Drawing the Battle Lines

Seemingly, everyone was enchanted with Thornton's radio efforts - all but one powerful party. Much of what the CNR was accomplishing was at the expense of the rival CPR. The CPR's conservative, cautious and equally-determined president, Sir Edward Beatty, dismissed Thornton's radio efforts as "flashy stunts" at the expense of the taxpayers. Beatty unrelentingly portrayed his company as Canada's largest taxpayer and, therefore, the one which should have the largest say in the policies of the CNR.

Thornton became the first Canadian to publicly reject the CPR's assertions of its real or imagined rights. He used his radio soapbox to defend his company, telling Canadians, "Certain interests are determined to prevent the ultimate success of the People's Railway. By constantly stirring up turmoil and bringing malicious charges, they hope to discourage the administration, the officers and the employees."

The boldness of the CNR led to major gains at the expense of the CPR. The CPR passenger trains were not equipped with radio gear - and high-paying parlour and sleeping car passengers were soon selecting the CNR trains in preference to those of the CPR. This only fuelled the CPR's objection to the mere presence of the CNR, which it wanted leased or transferred to CPR management. Historians have also suggested that Beatty's dislike for Thornton stemmed from the fact that he had briefly considered hiring him but moved too slowly and lost him to the CNR. One can only imagine Beatty's rising anger as he watched Thornton steal the CPR's limelight.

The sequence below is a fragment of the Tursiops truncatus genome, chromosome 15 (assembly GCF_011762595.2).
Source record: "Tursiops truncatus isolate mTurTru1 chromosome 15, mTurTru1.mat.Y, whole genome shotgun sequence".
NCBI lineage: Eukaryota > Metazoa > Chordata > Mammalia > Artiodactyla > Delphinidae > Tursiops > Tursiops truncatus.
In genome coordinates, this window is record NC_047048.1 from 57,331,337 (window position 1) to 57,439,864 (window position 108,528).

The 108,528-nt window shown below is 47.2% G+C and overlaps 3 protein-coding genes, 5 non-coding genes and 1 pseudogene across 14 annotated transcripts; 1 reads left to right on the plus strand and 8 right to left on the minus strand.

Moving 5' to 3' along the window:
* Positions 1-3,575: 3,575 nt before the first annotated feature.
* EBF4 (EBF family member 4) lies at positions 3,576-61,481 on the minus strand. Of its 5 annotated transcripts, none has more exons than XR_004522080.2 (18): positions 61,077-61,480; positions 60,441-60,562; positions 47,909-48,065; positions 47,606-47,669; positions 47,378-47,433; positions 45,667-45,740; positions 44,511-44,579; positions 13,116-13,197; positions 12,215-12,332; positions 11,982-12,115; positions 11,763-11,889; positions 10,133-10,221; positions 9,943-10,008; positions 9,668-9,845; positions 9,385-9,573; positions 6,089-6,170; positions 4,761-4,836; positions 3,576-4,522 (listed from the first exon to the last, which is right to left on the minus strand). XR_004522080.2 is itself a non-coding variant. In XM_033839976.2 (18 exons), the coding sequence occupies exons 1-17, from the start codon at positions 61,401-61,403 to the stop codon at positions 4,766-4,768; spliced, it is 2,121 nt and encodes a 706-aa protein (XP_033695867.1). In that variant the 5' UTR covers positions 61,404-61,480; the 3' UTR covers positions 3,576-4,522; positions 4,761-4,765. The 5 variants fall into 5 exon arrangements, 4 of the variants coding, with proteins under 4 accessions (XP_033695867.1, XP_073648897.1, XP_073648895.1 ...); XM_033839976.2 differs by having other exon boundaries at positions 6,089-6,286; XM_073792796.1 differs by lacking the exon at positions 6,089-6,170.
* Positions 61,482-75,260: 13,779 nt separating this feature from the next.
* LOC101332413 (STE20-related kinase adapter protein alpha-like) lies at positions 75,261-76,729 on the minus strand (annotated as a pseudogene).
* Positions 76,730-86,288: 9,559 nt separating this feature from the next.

The CPR also fumbled on one of the key elements in Thornton's network radio plan. In order to transform it into a true transcontinental network and improve his company's telegraph system, Thornton had pushed the installation of the "carrier-current" system, which made it possible to carry 24 signals at varying frequencies simultaneously over a pair of copper wires. (the Toronto - Ottawa - Montreal link started first gradually extending east and west.) This not only improved telegraph transmission capacity, but brought with it an expanded frequency range, improving the quality of radio voice and music transmission. The CPR had moved slowly on this development and was once again eclipsed.

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